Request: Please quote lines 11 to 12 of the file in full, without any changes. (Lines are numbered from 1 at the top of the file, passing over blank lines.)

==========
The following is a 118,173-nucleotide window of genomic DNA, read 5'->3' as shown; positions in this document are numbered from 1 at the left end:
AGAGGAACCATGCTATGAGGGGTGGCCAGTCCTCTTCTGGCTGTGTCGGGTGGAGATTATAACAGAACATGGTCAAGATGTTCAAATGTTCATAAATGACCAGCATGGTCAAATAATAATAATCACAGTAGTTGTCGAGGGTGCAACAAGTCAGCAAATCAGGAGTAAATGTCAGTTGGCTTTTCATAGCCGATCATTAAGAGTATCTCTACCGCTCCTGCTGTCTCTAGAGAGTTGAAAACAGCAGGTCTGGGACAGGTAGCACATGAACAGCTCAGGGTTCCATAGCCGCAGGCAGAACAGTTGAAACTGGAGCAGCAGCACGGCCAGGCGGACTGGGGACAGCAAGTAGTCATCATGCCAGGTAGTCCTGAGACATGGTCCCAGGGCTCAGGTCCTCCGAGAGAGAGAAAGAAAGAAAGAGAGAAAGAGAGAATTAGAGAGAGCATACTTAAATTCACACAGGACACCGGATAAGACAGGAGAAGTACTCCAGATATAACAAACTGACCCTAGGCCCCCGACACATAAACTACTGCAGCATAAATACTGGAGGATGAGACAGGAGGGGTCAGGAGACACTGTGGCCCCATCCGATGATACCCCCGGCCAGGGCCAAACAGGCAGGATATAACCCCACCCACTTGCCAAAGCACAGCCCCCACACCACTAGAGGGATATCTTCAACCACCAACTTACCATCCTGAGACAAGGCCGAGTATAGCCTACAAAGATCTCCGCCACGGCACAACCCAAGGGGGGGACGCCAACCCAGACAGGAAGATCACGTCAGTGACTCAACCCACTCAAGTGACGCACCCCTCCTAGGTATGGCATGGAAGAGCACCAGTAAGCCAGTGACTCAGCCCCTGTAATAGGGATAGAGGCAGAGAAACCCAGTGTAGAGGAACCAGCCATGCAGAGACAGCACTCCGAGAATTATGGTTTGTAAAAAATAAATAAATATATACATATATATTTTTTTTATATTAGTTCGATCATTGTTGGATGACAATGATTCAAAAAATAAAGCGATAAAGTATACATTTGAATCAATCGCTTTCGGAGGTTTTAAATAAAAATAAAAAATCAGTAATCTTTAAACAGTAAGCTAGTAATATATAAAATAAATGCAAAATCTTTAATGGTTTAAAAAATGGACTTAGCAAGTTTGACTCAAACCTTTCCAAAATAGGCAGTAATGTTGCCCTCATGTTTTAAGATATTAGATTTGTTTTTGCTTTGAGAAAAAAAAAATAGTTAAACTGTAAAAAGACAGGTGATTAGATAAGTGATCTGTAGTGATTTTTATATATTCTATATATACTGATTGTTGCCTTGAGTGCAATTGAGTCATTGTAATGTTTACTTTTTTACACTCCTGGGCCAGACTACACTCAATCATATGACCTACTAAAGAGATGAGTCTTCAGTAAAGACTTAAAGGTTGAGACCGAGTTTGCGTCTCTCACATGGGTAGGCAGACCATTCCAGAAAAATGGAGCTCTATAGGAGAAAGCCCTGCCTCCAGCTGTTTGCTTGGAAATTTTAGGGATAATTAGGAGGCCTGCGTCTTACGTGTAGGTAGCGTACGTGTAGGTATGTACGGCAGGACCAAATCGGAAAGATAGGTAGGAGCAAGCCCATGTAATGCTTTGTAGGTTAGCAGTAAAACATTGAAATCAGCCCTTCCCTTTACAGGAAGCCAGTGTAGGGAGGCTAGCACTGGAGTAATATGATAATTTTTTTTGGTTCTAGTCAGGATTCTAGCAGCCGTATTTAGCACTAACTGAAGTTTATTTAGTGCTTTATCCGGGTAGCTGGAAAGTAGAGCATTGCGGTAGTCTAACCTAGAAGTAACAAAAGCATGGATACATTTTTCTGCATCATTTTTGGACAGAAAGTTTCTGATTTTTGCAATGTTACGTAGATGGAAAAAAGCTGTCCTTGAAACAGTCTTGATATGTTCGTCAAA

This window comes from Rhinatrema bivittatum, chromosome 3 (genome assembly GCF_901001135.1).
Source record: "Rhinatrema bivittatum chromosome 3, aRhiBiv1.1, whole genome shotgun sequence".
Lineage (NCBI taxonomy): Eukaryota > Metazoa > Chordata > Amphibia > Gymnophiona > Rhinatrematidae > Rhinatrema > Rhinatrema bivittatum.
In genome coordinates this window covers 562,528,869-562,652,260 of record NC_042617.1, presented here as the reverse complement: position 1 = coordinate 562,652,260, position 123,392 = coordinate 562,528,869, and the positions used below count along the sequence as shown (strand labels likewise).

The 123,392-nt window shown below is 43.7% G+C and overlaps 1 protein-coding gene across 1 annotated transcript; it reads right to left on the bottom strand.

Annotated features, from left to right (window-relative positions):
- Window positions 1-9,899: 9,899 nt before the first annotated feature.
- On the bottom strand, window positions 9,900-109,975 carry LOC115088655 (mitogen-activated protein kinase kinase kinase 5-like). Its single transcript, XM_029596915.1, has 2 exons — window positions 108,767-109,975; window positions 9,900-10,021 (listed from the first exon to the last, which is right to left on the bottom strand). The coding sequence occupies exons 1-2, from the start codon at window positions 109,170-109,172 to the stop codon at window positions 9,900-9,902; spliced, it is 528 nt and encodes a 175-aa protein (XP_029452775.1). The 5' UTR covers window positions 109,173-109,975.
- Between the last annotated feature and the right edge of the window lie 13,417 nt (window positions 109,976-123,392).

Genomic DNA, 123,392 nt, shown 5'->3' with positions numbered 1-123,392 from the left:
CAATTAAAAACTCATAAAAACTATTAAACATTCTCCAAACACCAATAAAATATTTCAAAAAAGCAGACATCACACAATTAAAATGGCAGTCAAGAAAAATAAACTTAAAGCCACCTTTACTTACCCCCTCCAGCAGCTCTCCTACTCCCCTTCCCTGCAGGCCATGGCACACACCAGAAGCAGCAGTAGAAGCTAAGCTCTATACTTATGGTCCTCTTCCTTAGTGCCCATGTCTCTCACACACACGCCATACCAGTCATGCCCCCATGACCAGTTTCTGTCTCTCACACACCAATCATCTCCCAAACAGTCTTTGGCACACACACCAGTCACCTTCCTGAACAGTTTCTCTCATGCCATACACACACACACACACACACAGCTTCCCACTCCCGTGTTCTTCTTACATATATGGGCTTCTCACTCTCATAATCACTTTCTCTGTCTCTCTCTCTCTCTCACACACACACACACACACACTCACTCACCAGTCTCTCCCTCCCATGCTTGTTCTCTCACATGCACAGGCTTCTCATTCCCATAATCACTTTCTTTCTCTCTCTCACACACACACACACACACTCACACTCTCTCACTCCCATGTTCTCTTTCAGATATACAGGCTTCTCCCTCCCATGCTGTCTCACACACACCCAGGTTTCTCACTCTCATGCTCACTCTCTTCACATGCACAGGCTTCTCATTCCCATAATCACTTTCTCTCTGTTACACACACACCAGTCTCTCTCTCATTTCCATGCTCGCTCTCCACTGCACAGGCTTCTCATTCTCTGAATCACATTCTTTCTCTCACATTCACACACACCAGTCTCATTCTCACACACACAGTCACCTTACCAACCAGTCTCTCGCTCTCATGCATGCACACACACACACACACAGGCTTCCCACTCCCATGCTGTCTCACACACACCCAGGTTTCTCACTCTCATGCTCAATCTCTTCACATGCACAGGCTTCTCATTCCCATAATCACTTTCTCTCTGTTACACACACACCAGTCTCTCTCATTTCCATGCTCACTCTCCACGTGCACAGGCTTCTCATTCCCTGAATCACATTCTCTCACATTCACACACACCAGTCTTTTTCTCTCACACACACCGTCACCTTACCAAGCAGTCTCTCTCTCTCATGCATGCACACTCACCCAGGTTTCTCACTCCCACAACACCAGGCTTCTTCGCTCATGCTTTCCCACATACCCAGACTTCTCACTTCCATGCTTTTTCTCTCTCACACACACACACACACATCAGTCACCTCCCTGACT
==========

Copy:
- Between the last annotated feature and the right edge of the window lie 13,417 nt (window positions 109,976-123,392).

Genomic DNA, 123,392 nt, shown 5'->3' with positions numbered 1-123,392 from the left: